20 years

A Black Belt Story: Grand Master Michael Clark – 8th Dan

For those new to our organization, Grand Master Clark is Master Morris‘ long time instructor and the head of the Martial Virtue Alliance. The Martial Virtue Alliance was established in May of 2011 during a meeting of 26 like minded Black Belts from Canada and the USA.  The founding members of our organization are all associated by the teachings of Grand Master Michael Clark.  Grand Master Clark has been teaching Moo Duk Kwan Tae Kwon Do for 40 years.  His teaching philosophy is that of simple yet effective martial arts.  Grand Master Clark guides the curriculum and standards upheld by the schools in the MVA.  He adheres to the traditional methods of teaching maintaining the integrity of the art, respecting its traditions, martial arts etiquette, and ethics.

This is his story:

Grand Master Michael Clark began his martial arts training during his tour in Vietnam at the age of 20. He was stationed at DaNang Air Base on the DMZ of North and South Vietnam.

Danang Air Base

He attended training 6 days a week, 4 hours per day for 10 months with the Korean Masters.  The training was gruelling and brutal in its methods.

7 Tiger Divison Martial Arts demonstration

At the end of the 10 months, Grand Master Clark made his 1st attempt to earn his black belt.  The test was to be 4 hours long with the fighting at the end.  To earn the coveted black belt, Grand Master Clark needed to knock out his challenger and physically remove his opponents black belt.  This was no easy feat.  His 1st attempt, he was knocked unconscious in the first minute of fighting.  He failed the test.  Over the next 6 weeks, Grand Master Clark tested 3 more times – all with the same outcome – failure.  He had one last and final attempt before being shipped home to the USA.  Grand Master Clark made a decision to NEVER be knocked down again.  On his 5th and final attempt, Grand Master Clark did what he set out to accomplish.  At age 21, he was able to knock out his opponent and removed his belt. Grand Master Clark had earned his black belt.

Black Belt

In 1973, Grand Master Clark returned to the United States and started the first martial arts school on the Pease Air Force Base.  The school grew from 35 students to 125 within the first few months.  He remained there until his discharge from the military in 1975.

Pease Air Force Base

After the military, Grand Master Clark moved to Massachusetts started a family, worked for the US Postal Service and continued to train at a Kenpo Martial Arts school.  For the next 24 years, Grand Master Clark would train and teach future generations of martial artists.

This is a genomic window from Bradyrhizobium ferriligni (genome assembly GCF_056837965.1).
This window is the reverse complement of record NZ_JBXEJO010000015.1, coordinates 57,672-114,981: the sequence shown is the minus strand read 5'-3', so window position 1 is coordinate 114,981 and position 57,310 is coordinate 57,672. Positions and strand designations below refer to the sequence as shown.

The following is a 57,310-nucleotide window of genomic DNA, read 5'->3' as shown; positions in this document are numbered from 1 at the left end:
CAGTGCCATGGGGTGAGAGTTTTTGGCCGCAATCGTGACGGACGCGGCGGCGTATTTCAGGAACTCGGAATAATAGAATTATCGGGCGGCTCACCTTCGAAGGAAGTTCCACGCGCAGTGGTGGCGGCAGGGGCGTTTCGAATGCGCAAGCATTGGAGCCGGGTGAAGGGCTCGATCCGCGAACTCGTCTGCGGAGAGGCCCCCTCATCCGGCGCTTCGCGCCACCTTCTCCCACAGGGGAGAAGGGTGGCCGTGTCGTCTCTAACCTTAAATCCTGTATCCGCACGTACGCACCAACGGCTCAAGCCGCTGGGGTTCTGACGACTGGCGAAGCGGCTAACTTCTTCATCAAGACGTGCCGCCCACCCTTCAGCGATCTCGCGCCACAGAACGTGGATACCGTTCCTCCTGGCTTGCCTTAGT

Grand Master Clark believes strongly in adherence to traditional Tae Kwon Do practice.  This tradition is at the very core of martial arts and should not be forgotten. Over the years, he has had the honour to meet and train with many martial artists. Grand Master Clark holds all his black belts to the highest standards and is proud of all they have accomplished. Grand Master Clark is passionate about passing on his extensive knowledge and expertise to the members of our organization and looks forward to being involved in the Martial Virtue Alliance for years to come.

Grand Master Michael Clark – 8th Dan

A Black Belt Story: Master Shane Morris – 6th Dan

The road to black belt is a unique and personal journey.  If you ever have the opportunity to talk to black belts about their experience, you will not regret the time spent listening.  The stories are ones of giving it 110%, sheer force of will, against all odds, never accepting defeat, digging deep and giving it your ALL.

Black Belt

No matter where you are or what your station in life, if you want something bad enough, you are wiling to do whatever it takes to get there.  Master Morris was determined to get his black belt – there was simply no other option.

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The Morris’ moved to New Brunswick after a harsh economic downturn in Manitoba forced the family to relocate.  At age 14, Master Morris found a school in Woodstock, NB where he continued his training in a new style – Moo Duk Kwan Tae Kwon Do.  Master Morris went to class 2 days a week and practiced at home on his off days.  Once a month, he would travel to Maine for additional training with Grand Master Clark.
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Times were tough – the family was living in a trailer while their house was being built. Space was limited. There was no basement to practice in so Master Morris took his training outside.  Out there on the lawn, Master Morris spent hours working on his kicks and perfecting his forms.

There was no money for fancy equipment so Master Morris filled the bottom of a burlap potato sack with sand, filled the rest with rags and fashioned it to a 2 x 4 on the side of a shed.  This would be his training partner for the next 2 years.

Hard Work

Master Morris knew what was expected at the black belt test.  This test was not for the faint of heart, he was faced with a 4 hour gruelling test of the mind and the body. Every part of the body would be pushed to the limit.  So he trained harder.